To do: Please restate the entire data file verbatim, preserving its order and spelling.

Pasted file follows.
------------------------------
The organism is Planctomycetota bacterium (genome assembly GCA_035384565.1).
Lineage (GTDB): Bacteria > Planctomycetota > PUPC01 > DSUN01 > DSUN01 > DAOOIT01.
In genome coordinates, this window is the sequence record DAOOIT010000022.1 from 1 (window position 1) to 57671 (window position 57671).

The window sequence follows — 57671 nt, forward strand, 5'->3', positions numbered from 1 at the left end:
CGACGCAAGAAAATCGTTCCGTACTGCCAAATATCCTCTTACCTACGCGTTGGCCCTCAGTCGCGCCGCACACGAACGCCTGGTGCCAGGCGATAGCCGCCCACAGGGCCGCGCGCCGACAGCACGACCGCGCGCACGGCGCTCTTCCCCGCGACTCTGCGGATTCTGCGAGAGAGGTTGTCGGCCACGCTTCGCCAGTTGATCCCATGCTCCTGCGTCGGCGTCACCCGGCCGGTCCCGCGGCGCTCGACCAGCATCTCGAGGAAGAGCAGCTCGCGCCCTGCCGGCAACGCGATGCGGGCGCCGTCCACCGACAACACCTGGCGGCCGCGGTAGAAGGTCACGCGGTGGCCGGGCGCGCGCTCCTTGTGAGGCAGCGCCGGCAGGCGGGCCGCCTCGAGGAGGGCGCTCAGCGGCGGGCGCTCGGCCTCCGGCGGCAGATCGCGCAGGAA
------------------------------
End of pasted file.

The organism is Planctomycetota bacterium (genome assembly GCA_035384565.1).
Lineage (GTDB): Bacteria > Planctomycetota > PUPC01 > DSUN01 > DSUN01 > DAOOIT01.
In genome coordinates, this window is the sequence record DAOOIT010000022.1 from 1 (window position 1) to 57671 (window position 57671).

The window sequence follows — 57671 nt, forward strand, 5'->3', positions numbered from 1 at the left end:
CGACGCAAGAAAATCGTTCCGTACTGCCAAATATCCTCTTACCTACGCGTTGGCCCTCAGTCGCGCCGCACACGAACGCCTGGTGCCAGGCGATAGCCGCCCACAGGGCCGCGCGCCGACAGCACGACCGCGCGCACGGCGCTCTTCCCCGCGACTCTGCGGATTCTGCGAGAGAGGTTGTCGGCCACGCTTCGCCAGTTGATCCCATGCTCCTGCGTCGGCGTCACCCGGCCGGTCCCGCGGCGCTCGACCAGCATCTCGAGGAAGAGCAGCTCGCGCCCTGCCGGCAACGCGATGCGGGCGCCGTCCACCGACAACACCTGGCGGCCGCGGTAGAAGGTCACGCGGTGGCCGGGCGCGCGCTCCTTGTGAGGCAGCGCCGGCAGGCGGGCCGCCTCGAGGAGGGCGCTCAGCGGCGGGCGCTCGGCCTCCGGCGGCAGATCGCGCAGGAA